Owning one of each wetsuit is a smart decision for the invested triathlete. Make a big purchase on a well-fitting and high quality full-sleeved wetsuit and keep it safe for the major races. Then, purchase a mid to low-level sleeveless wetsuit to use for weekly training purposes like pool training sessions, low priority races, transition practice, summer open water swims, vacation swims, and more.

Choosing to wear a sleeveless or full-sleeved wetsuit is not a one-size-fits-all answer. Don’t choose to wear a particular wetsuit just because someone you know or an athlete you admire has made that same selection. Give an honest answer to the questions above, consider all your race-day conditions, and choose the wetsuit that will give you the best results.

Below we’ve collected two of our favorite sleeveless wetsuits and two of our favorite sleeved suits, but be sure to check out our extensive roundups for full reviews on this year’s sleeved and sleeveless suits.

The Huub Pinnacle is a new wetsuit for 2022 designed alongside tri superswimmer and Olympian Andy Potts. Huub is already well-known for its previous pro/suit collabos (like the super buoyant Brownlee-based Aegis), but this suit is puzzlingly exceptional for helping swimmers who struggle with form—very very unlike Potts himself. This suit uses slightly rigid panels of neoprene along the hips, torso, and upper legs to help connect and lend structure to the junction between the upper body and the lower body. For those who notoriously “snake” through the water—creating inefficient drag as they go—the Pinnacle is completely novel in its effectiveness. The structure provided by this suit helps swimmers with this particular affliction more than any other suit on the market, and the flexible shoulders and moderately buoyant legs help as well.

RELATED: Extended Review: Huub Pinnacle Wetsuit

For years Roka was known as a premium brand only, and if you wanted their logo on your wetsuit, you had to be ready to fork over $500 at least. With the introduction of Roka’s first budget suit, triathletes can get the same innovative arms-up design that helps balance out the less-expensive neoprene they use to save some money. Furthermore, the Maverick comes with Roka’s unparalleled return policy (30 days, 100% satisfaction guaranteed, even used) and is available in 10 sizes—when they’re in stock. More sizes and a good return policy means you’ll get a suit with the most important thing you need: a good fit. For right at $300, that’s incredible.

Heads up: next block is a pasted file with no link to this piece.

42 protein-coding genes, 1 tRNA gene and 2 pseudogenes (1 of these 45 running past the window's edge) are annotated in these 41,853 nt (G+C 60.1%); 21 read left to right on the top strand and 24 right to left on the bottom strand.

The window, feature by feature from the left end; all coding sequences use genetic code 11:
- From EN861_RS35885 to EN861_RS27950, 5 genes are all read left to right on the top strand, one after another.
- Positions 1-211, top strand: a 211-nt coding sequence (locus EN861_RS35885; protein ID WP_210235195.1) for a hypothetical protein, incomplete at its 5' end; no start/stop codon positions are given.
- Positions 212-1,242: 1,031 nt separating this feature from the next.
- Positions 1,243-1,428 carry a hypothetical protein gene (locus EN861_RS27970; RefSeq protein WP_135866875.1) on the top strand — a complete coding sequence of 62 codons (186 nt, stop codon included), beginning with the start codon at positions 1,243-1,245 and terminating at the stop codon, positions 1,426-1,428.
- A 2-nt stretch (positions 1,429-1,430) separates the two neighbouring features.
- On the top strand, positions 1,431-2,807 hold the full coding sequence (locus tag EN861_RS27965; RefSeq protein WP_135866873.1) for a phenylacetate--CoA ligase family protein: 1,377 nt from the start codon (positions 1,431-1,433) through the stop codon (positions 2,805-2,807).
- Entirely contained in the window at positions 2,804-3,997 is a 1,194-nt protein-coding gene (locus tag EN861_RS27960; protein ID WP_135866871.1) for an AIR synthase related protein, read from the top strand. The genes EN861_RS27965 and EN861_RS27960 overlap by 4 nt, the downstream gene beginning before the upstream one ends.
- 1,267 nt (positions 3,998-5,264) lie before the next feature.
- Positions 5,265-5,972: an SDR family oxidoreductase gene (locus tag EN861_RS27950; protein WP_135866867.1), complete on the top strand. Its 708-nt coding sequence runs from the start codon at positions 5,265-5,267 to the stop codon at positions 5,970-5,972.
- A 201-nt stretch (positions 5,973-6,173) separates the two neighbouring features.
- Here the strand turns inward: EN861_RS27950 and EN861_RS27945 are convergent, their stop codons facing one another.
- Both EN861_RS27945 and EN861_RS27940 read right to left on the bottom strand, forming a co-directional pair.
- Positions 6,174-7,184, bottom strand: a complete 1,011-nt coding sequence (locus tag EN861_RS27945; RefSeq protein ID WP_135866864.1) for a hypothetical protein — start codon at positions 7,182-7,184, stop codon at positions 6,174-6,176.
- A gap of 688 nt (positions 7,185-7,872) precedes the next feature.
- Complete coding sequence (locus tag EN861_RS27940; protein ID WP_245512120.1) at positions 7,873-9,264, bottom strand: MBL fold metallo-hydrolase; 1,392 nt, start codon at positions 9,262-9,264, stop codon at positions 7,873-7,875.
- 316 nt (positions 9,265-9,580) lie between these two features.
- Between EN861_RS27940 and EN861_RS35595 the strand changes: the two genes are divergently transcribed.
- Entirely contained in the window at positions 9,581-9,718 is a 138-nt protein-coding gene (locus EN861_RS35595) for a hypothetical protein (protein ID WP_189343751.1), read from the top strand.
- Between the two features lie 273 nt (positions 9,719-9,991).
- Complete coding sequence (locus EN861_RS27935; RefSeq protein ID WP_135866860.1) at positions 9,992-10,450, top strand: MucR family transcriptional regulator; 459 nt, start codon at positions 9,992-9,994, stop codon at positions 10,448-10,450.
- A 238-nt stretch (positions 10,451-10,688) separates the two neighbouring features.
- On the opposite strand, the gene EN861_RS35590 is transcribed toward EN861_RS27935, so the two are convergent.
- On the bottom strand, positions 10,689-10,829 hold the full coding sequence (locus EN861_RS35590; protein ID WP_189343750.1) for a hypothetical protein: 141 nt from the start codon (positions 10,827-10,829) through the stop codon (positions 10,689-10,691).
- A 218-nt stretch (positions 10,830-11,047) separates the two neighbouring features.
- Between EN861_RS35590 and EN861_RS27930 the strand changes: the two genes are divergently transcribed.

RELATED: Extended Review: Roka Maverick Wetsuit

In our extensive sleeveless wetsuit roundup, the HYBRID EFX3 was the only suit to receive five stars from our testers—and there’s a reason for that. Rather than costing an arm and a leg, this sleeveless version of Synergy’s ultra-premium suit ticks all of the boxes of a $500+ wetsuit, but is a better solution than most for warmer swims, triathletes with larger upper bodies, or swimmers who simply want zero shoulder restriction when they swim. Our testers noted a super-important “thin and soft 2mm hiflex neoprene” as a huge asset to being secure but gentle around the neckline—huge for sleeveless suits. Our testers also loved the minimal cut around the arm holes to give upper back protection, warmth, floatation, and hydrodynamics.

Coming in a close second to the Synergy suit, BlueSeventy’s Sleeveless Reaction is the result of a newly redesigned Reaction template for less than half the price of its sleeved sibling. Multiple panels across the upper and lower body meant a tighter fit with less chance for leakage or chafing. The only downside to the Sleeveless Reaction’s premium neoprene is how delicate it is for anyone looking for a second training suit to toss around or keep in the car, but the other side of that coin is that the delicate neoprene feels super supple and flexible.

RELATED: Ask A Gear Guru: How In The #$*& Do I Put On A Triathlon Wetsuit?

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Ask A Gear Guru: Should I Wear A Sleeved or Sleeveless Wetsuit? – Triathlete